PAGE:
First, Boromir and Gollum (who you’ve already mentioned) aren’t all good. There are more, too – Grima Wormtongue, I personally think, isn’t entirely all-bad. Denethor is another wait-is-he-good-or-evil one. Also the men serving Sauron (who aren’t really major characters, but still exist). Sauron had been controlling their lands for ages, so they didn’t really have a choice to do anything other than serve him. Sam’s thoughts on the Haradrim: “He wondered what the man’s name was and where he came from; and if he was really evil of heart, or what lies or threats had led him on the long march from his home; and if he would rather have stayed there in peace.” Yea. Are they all evil, or is there more to them than black-and-white-ness? Also Hobbits – when the Shire gets overrun by Sharky in the end, a few of the “good and selfless hobbits” turn to his side. Hobbits aren’t al good either. In the greater legendarium, too, there are more characters that are morally ambiguous or that shift loyalties.
Second, orcs. Yes, they are pretty well portrayed as absolute evil, but we’ve also got to remember that they, like Wormtongue, were not always so. They are twisted, mutated Elves – and Elves are Tolkien’s representation of absolute good, if anything is (though, yea, there’s also lots of “bad” elves, I suppose, especially in pre-LotR timeperiods). So, I wouldn’t classify orcs as absolutely evil. Also, if you read the passages in LotR after Frodo has been stung by Shelob and Sam is following the Orcs into the tunnel and he listens to their conversation, a lot of it is rather more human than we like to think of Orcs as being. If I remember right, they talk about breaking away from Sauron, settling down, making their own home somewhere far away from Sauron’s rule, getting out from under the gaze of the Eye, setting up their own business. Interesting – because, while they still may be bad and have bad intentions for this “business,” they don’t seem to be quite so unshiftingly, absolutely evil in these parts…they’ve still got a bit of free will and imagination left in them, which destroys the “mindless pawns of evil” idea, makes them more human, and…less absolutely evil.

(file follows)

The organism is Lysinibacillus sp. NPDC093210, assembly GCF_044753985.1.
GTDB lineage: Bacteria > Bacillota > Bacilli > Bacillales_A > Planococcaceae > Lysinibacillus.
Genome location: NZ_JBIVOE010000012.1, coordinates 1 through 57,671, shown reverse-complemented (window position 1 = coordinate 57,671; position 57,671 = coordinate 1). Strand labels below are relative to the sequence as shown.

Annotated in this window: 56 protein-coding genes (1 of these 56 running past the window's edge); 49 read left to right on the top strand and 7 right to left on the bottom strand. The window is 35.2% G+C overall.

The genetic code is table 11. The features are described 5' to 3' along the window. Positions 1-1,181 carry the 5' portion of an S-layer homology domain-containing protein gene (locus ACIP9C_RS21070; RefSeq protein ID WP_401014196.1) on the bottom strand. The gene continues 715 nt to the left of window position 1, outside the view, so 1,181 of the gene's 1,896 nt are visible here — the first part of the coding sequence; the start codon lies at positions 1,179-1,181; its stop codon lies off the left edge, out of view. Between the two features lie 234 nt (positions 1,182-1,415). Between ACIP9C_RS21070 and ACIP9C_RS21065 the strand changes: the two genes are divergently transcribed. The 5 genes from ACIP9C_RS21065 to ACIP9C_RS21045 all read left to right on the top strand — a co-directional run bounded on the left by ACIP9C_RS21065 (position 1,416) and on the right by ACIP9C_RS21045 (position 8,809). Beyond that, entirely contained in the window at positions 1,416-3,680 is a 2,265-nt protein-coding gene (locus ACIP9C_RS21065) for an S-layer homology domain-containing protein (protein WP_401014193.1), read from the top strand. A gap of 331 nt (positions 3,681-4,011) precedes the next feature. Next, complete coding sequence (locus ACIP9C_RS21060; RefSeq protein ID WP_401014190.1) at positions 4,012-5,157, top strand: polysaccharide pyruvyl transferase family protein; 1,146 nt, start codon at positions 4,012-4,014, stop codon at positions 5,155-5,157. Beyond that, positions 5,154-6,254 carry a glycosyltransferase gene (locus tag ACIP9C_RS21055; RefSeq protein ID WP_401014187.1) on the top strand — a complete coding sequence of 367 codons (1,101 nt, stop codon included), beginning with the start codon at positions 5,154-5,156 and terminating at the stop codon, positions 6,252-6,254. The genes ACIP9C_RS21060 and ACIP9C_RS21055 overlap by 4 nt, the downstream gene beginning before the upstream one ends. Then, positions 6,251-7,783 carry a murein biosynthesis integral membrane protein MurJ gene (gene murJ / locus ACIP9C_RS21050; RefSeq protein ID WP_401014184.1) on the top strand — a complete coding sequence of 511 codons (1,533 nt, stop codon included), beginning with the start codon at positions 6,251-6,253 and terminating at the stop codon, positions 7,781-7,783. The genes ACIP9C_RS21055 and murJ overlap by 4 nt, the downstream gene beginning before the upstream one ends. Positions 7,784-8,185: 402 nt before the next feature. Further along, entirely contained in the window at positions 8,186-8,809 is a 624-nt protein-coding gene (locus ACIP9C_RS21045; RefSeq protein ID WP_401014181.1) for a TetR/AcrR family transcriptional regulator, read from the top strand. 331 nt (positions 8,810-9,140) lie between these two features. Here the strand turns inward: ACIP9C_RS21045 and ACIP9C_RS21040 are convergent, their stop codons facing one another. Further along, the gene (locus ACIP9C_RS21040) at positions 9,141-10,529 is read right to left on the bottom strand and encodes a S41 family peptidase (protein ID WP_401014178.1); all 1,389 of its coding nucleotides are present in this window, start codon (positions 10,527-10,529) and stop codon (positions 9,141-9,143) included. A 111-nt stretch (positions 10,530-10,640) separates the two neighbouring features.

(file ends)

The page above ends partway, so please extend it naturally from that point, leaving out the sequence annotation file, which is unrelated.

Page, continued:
Anyhow. Not disagreeing with your post…it’s quite true, especially if you look only at LotR – most of the characters are either all-good or all-bad. But it’s not universally true of all of Middle-earth. And I love this stuff, so I couldn’t pass up the chance to comment. 😉 Apologies for the length…ha.
You’ve pointed out quite a number of things I’d overlooked! I’d forgotten the orcs’ conversation, and missed a number of morally ambiguous characters: particularly some hobbits during the occupation of the Shire.
All the same, I think my point remains more or less intact. The fact I overlooked these ambiguous characters is telling. Setting aside the pre-Lord of the Rings legendarium — I seem to remember Galadriel having something of a past, for example — most conflicts in the book are pretty black and white.
Thanks for your thoughts! I’ll never pass up a discussion of Tolkien. 🙂
Your point is definitely intact. And as for Galadriel, you’re right – I forgot her. Quite a few other Elves seem to have a similar past, though…if only by default of association. I do love, though, how Tolkien is able to craft a story where having such black and white characters isn’t a problem. The story suffers no harm from it – it is still vastly believable, and it really highlights the struggle in the characters who aren’t all black and white.